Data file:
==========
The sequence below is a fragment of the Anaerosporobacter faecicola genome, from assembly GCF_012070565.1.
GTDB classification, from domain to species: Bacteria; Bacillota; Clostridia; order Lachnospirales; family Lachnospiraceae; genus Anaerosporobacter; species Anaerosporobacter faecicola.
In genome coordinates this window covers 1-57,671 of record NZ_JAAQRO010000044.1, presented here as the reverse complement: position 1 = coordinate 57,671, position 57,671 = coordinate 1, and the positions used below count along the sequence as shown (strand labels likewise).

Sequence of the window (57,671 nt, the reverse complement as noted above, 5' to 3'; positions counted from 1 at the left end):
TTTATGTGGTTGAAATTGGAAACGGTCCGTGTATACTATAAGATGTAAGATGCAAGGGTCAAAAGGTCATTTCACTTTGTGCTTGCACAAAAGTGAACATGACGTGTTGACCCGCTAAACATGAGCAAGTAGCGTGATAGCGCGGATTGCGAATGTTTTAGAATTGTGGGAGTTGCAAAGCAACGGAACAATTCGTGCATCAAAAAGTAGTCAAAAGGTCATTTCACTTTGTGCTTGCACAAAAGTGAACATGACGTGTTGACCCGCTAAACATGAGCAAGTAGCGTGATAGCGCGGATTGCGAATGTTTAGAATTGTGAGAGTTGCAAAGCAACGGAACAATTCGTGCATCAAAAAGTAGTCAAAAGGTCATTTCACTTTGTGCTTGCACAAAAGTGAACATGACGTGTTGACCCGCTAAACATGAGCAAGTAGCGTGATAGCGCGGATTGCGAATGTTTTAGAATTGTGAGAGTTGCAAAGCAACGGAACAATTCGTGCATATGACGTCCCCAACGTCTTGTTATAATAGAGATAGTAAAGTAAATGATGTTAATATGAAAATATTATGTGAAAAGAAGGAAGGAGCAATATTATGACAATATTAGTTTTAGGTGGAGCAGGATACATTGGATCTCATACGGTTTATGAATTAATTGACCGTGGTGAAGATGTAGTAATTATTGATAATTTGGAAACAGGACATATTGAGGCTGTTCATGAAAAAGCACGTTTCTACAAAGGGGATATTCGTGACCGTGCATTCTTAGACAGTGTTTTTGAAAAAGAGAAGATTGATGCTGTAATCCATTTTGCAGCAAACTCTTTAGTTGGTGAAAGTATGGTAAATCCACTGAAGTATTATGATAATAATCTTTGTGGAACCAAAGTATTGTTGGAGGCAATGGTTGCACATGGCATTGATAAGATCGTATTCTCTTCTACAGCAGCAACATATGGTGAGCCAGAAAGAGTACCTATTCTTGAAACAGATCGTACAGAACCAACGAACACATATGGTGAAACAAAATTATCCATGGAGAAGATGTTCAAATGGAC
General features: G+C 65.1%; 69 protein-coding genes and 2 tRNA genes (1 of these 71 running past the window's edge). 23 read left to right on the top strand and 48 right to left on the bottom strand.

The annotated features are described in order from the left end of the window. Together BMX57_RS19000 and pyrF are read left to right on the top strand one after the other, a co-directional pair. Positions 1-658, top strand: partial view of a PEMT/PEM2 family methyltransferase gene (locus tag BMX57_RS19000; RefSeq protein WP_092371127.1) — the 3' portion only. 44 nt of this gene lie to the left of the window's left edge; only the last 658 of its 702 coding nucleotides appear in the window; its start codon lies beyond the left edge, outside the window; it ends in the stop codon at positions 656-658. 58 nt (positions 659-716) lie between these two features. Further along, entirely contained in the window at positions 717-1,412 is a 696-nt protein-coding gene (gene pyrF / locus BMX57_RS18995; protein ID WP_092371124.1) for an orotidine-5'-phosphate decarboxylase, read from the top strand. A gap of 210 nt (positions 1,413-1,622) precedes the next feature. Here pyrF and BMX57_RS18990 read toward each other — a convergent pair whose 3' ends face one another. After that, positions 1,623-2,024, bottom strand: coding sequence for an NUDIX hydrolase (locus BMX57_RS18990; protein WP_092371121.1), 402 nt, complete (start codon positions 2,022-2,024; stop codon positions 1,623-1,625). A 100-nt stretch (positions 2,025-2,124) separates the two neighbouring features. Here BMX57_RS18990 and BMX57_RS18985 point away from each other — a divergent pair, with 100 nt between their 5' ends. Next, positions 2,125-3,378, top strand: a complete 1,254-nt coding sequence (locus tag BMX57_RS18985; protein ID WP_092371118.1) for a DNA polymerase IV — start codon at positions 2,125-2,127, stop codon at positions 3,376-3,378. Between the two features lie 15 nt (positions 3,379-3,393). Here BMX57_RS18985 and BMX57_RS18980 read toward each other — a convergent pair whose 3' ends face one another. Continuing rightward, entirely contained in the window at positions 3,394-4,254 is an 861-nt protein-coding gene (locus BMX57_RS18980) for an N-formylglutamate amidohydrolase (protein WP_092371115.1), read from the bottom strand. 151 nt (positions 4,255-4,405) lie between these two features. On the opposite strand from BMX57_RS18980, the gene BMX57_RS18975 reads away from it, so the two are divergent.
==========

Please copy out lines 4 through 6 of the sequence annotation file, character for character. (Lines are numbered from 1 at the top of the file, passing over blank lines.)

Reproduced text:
Sequence of the window (57,671 nt, the reverse complement as noted above, 5' to 3'; positions counted from 1 at the left end):
TTTATGTGGTTGAAATTGGAAACGGTCCGTGTATACTATAAGATGTAAGATGCAAGGGTCAAAAGGTCATTTCACTTTGTGCTTGCACAAAAGTGAACATGACGTGTTGACCCGCTAAACATGAGCAAGTAGCGTGATAGCGCGGATTGCGAATGTTTTAGAATTGTGGGAGTTGCAAAGCAACGGAACAATTCGTGCATCAAAAAGTAGTCAAAAGGTCATTTCACTTTGTGCTTGCACAAAAGTGAACATGACGTGTTGACCCGCTAAACATGAGCAAGTAGCGTGATAGCGCGGATTGCGAATGTTTAGAATTGTGAGAGTTGCAAAGCAACGGAACAATTCGTGCATCAAAAAGTAGTCAAAAGGTCATTTCACTTTGTGCTTGCACAAAAGTGAACATGACGTGTTGACCCGCTAAACATGAGCAAGTAGCGTGATAGCGCGGATTGCGAATGTTTTAGAATTGTGAGAGTTGCAAAGCAACGGAACAATTCGTGCATATGACGTCCCCAACGTCTTGTTATAATAGAGATAGTAAAGTAAATGATGTTAATATGAAAATATTATGTGAAAAGAAGGAAGGAGCAATATTATGACAATATTAGTTTTAGGTGGAGCAGGATACATTGGATCTCATACGGTTTATGAATTAATTGACCGTGGTGAAGATGTAGTAATTATTGATAATTTGGAAACAGGACATATTGAGGCTGTTCATGAAAAAGCACGTTTCTACAAAGGGGATATTCGTGACCGTGCATTCTTAGACAGTGTTTTTGAAAAAGAGAAGATTGATGCTGTAATCCATTTTGCAGCAAACTCTTTAGTTGGTGAAAGTATGGTAAATCCACTGAAGTATTATGATAATAATCTTTGTGGAACCAAAGTATTGTTGGAGGCAATGGTTGCACATGGCATTGATAAGATCGTATTCTCTTCTACAGCAGCAACATATGGTGAGCCAGAAAGAGTACCTATTCTTGAAACAGATCGTACAGAACCAACGAACACATATGGTGAAACAAAATTATCCATGGAGAAGATGTTCAAATGGAC
General features: G+C 65.1%; 69 protein-coding genes and 2 tRNA genes (1 of these 71 running past the window's edge). 23 read left to right on the top strand and 48 right to left on the bottom strand.